[sleeve]"Mondo Freudo" (Album, 2001)

Wasp Factory

It has taken me ages to get around to reviewing this ("What's new?" I hear you cry) but that's largely because I've hardly stopped playing it since it arrived. This is a real original. Constantly fascinating, deliciously morose at times, sometimes misguided and packed with moments of impressive flair. No two tracks are the same and in many respects this is quite a hit and miss affair. Mondo Freudo shows tremendous promise for the two guys behind it - Andrew Bridge and David Else. They probably just need more conviction in their own ideas rather than feel they have to fall back occasionally on some safer components.

Production wise, some of the sounds could do with more development and there sometimes too many preset-sounding keyboard parts and overly familiar drum and percussion samples. But composition is where Freudstein's talent really lies. Live This Lie is a darkly sublime and unconventional opener and sets the tone for the highlights of the rest of this thought-provoking debut. A masterstroke of concept and execution is Filthy Little Whore (Part 1). Built around the alarmingly innocent voice of 8-year old Solera Russell speaking about domestic violence, this packs an incredible punch. Guitars aside, the understated (but doom-laden) music provides the perfect backdrop to the child voice. The entire effect is as chilling as it is compulsive - haunting brilliance.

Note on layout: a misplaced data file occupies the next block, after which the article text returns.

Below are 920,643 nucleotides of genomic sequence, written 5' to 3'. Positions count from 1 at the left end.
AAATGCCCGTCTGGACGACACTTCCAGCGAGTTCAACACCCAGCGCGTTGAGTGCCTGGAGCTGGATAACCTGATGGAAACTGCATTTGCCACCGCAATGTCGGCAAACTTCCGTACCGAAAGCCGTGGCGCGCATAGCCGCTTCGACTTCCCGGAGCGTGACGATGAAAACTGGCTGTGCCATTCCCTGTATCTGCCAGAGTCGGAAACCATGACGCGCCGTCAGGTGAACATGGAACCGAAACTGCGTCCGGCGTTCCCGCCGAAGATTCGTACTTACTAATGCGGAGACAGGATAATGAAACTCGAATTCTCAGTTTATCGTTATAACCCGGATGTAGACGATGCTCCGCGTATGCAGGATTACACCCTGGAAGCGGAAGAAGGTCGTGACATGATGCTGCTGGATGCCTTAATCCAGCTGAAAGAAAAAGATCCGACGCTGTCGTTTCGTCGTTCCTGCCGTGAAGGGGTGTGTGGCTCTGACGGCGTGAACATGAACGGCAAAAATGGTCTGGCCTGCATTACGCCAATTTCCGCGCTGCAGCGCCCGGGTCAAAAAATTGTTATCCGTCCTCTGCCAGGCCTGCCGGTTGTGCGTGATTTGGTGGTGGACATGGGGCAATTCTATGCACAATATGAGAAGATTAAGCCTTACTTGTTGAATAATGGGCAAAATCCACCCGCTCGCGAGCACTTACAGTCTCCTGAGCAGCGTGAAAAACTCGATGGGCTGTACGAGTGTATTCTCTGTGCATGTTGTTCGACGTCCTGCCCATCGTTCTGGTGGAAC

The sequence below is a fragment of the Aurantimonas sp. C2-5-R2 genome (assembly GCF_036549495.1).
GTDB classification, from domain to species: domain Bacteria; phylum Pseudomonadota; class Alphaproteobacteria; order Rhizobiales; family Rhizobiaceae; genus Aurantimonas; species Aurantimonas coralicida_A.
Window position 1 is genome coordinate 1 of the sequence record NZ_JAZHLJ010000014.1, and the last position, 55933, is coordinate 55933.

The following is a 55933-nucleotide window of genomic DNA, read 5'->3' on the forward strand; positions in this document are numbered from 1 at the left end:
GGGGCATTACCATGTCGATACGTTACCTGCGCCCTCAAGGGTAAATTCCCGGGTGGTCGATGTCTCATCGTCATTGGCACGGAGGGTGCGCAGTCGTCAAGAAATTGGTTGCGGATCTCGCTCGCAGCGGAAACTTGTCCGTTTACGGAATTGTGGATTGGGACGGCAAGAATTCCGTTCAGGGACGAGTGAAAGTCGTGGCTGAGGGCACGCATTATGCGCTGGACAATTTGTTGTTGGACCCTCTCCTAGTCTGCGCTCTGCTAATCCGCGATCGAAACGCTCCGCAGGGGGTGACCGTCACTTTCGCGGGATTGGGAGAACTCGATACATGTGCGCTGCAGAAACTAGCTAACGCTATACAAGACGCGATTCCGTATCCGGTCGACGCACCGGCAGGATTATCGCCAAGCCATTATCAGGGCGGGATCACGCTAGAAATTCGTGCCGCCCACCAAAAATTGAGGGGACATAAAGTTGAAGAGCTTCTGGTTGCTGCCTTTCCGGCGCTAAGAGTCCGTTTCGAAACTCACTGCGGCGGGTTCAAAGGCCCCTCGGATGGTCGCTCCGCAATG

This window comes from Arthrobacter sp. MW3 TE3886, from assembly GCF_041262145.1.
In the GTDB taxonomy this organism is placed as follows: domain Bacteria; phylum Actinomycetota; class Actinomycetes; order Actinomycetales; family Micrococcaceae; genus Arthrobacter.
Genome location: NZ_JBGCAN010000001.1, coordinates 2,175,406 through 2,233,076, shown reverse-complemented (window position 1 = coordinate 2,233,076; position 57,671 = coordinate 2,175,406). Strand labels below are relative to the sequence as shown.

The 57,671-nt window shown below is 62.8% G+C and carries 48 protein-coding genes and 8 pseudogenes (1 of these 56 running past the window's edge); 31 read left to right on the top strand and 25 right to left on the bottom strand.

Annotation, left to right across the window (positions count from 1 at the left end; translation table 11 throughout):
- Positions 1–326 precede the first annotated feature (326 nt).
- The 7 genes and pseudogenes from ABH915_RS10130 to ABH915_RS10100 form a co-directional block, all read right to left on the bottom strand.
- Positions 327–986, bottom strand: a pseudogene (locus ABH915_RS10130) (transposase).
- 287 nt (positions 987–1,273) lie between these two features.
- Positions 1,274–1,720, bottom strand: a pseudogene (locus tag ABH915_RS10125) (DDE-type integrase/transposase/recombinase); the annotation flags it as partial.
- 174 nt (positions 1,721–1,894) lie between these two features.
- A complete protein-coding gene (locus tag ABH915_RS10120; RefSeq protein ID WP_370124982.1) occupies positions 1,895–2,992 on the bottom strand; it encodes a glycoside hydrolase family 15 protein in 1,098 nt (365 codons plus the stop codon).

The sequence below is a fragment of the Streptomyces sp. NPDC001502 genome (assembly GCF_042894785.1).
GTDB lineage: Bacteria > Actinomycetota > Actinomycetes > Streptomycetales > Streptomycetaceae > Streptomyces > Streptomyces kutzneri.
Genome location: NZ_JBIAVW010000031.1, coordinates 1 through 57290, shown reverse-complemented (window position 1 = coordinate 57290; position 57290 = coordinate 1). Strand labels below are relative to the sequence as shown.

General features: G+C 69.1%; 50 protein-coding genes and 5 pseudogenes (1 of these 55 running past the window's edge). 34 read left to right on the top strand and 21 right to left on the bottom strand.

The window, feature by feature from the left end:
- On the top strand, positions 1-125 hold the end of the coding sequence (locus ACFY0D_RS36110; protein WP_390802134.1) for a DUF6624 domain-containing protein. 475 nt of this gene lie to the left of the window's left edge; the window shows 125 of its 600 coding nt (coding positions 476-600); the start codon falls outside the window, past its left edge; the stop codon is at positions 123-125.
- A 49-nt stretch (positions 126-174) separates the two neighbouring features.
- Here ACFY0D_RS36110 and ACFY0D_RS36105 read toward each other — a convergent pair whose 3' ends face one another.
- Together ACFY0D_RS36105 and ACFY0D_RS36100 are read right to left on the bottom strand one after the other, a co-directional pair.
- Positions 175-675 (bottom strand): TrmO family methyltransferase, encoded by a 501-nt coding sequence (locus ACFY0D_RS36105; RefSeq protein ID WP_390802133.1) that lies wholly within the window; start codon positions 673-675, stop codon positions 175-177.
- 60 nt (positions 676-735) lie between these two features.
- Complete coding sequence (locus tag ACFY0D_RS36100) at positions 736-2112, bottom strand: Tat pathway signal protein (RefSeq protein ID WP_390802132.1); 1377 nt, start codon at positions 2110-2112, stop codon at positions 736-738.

The midway intermission - a covert recording of a conversation between one of the band members and a job centre employee about missed appointments - is indicative of Freudstein's clever humour and originality. Swarf's lead vocalist Liz crops up on Shadows which, to these ears at least, could be a Swarf track. Essentially instrumental in nature, the remainder is unexpected and unpredictable, in spite of repeated listening. Even two years on, this remains the best Wasp Factory release to date. 7/10

Rob Dyer

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